UNISON is urging members who think they have been underpaid holiday pay to contact their local branch as soon as possible.
The call follows a decision in May this year by the European Court of Justice which means employees who normally get paid enhancements like overtime, shifts and commission – but not when they are on holiday – might be able to make a claim against their employer.
The judgement is the result of a successful claim by UNISON member Joe Lock, in what is now being called the ‘Lock’ case. The court ruled that paid annual leave is a fundamental social right and Mr Lock’s holiday pay should include any commission which is directly linked work, in this case for British Gas. The result of this decision will have important implications for workers across a wide variety of sectors. In short, the court has said employers need to assess ‘normal pay’ for their workers when they are calculating holiday pay.
Mike Kirby, UNISON’s Scottish Secretary, said: “This significant decision confirms what UNISON has been saying for some time. Holiday pay not only includes a worker’s basic pay, but also other payments like overtime, bonuses and commission which can be reasonably said to form part of their normal pay packet.
“We want to work constructively with employers to scope out the impact of this ruling. Employers will need to look at the terms and conditions of their staff and realise that current business models of under-contracting, running on overtime and the inappropriate use of zero hours contracts are no longer an option.”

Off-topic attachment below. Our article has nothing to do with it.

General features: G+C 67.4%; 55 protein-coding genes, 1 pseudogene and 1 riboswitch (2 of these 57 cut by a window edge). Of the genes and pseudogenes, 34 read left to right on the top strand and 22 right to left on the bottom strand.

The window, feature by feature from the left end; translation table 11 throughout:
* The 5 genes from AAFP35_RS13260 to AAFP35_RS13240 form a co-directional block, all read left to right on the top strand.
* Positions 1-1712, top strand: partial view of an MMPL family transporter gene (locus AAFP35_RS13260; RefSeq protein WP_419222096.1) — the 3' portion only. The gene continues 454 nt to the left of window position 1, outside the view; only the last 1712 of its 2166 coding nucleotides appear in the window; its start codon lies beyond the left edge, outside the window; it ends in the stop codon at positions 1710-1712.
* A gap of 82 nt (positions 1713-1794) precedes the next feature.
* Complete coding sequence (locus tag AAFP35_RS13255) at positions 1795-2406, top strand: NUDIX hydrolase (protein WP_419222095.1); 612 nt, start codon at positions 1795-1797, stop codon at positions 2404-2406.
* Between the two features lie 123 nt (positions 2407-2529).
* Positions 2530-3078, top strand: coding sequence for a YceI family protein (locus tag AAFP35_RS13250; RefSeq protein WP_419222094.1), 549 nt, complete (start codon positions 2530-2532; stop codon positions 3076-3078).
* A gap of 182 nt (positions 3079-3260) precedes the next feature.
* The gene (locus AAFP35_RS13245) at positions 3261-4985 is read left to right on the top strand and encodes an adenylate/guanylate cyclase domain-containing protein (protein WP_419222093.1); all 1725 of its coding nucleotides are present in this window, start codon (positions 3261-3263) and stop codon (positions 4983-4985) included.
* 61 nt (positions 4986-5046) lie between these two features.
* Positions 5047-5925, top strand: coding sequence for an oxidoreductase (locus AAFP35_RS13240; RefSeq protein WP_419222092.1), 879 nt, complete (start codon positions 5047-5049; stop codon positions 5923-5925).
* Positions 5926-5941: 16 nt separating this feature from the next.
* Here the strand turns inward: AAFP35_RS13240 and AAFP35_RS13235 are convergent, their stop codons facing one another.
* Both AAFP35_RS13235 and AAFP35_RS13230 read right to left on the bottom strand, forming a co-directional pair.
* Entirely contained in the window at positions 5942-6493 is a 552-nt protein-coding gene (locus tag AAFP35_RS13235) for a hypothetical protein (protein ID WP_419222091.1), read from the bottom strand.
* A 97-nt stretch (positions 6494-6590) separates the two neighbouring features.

Branches are writing to all employers where we have members and asking what they intent to do in relation to unpaid holiday pay in respect of additional payments during working time. On a national level, UNISON is collating responses from employers and will then decide a strategy on how best to pursue them.
It is not yet clear how many members may be affected, however, it is vital that any members who think they may have a claim get in touch with their local branch as soon as possible.
Contact the branch immediately if your employer stops making the payments for commission, other supplements, bonuses or over-time pay; or if your employer starts paying any unpaid commission, other supplements, bonuses or overtime pay during annual leave.